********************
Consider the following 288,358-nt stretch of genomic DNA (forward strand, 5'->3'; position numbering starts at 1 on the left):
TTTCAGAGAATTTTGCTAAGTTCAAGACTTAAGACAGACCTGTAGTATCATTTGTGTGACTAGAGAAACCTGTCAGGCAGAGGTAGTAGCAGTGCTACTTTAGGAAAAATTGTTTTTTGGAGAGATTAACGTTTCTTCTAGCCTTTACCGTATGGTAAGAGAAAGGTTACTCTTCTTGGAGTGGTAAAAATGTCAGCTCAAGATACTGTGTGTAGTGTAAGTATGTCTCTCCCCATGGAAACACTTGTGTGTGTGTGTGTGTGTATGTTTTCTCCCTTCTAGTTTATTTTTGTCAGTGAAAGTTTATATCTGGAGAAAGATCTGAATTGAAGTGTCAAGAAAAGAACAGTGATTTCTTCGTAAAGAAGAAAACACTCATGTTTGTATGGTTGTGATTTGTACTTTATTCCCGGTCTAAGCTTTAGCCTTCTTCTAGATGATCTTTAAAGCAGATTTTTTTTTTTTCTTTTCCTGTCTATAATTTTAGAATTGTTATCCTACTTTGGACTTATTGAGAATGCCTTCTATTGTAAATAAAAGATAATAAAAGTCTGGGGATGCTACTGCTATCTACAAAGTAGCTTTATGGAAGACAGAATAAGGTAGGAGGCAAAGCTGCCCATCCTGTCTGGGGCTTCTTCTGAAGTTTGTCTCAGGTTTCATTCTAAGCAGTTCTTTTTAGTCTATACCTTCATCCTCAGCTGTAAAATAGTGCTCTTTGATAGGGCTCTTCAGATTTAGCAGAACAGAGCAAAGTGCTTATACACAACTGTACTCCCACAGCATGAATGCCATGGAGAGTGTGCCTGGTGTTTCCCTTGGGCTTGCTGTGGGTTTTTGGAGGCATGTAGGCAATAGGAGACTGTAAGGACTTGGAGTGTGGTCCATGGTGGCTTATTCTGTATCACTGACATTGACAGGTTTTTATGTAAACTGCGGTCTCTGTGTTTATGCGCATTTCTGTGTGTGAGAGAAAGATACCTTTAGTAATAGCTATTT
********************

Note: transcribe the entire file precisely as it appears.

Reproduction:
Consider the following 288,358-nt stretch of genomic DNA (forward strand, 5'->3'; position numbering starts at 1 on the left):
TTTCAGAGAATTTTGCTAAGTTCAAGACTTAAGACAGACCTGTAGTATCATTTGTGTGACTAGAGAAACCTGTCAGGCAGAGGTAGTAGCAGTGCTACTTTAGGAAAAATTGTTTTTTGGAGAGATTAACGTTTCTTCTAGCCTTTACCGTATGGTAAGAGAAAGGTTACTCTTCTTGGAGTGGTAAAAATGTCAGCTCAAGATACTGTGTGTAGTGTAAGTATGTCTCTCCCCATGGAAACACTTGTGTGTGTGTGTGTGTGTATGTTTTCTCCCTTCTAGTTTATTTTTGTCAGTGAAAGTTTATATCTGGAGAAAGATCTGAATTGAAGTGTCAAGAAAAGAACAGTGATTTCTTCGTAAAGAAGAAAACACTCATGTTTGTATGGTTGTGATTTGTACTTTATTCCCGGTCTAAGCTTTAGCCTTCTTCTAGATGATCTTTAAAGCAGATTTTTTTTTTTTCTTTTCCTGTCTATAATTTTAGAATTGTTATCCTACTTTGGACTTATTGAGAATGCCTTCTATTGTAAATAAAAGATAATAAAAGTCTGGGGATGCTACTGCTATCTACAAAGTAGCTTTATGGAAGACAGAATAAGGTAGGAGGCAAAGCTGCCCATCCTGTCTGGGGCTTCTTCTGAAGTTTGTCTCAGGTTTCATTCTAAGCAGTTCTTTTTAGTCTATACCTTCATCCTCAGCTGTAAAATAGTGCTCTTTGATAGGGCTCTTCAGATTTAGCAGAACAGAGCAAAGTGCTTATACACAACTGTACTCCCACAGCATGAATGCCATGGAGAGTGTGCCTGGTGTTTCCCTTGGGCTTGCTGTGGGTTTTTGGAGGCATGTAGGCAATAGGAGACTGTAAGGACTTGGAGTGTGGTCCATGGTGGCTTATTCTGTATCACTGACATTGACAGGTTTTTATGTAAACTGCGGTCTCTGTGTTTATGCGCATTTCTGTGTGTGAGAGAAAGATACCTTTAGTAATAGCTATTT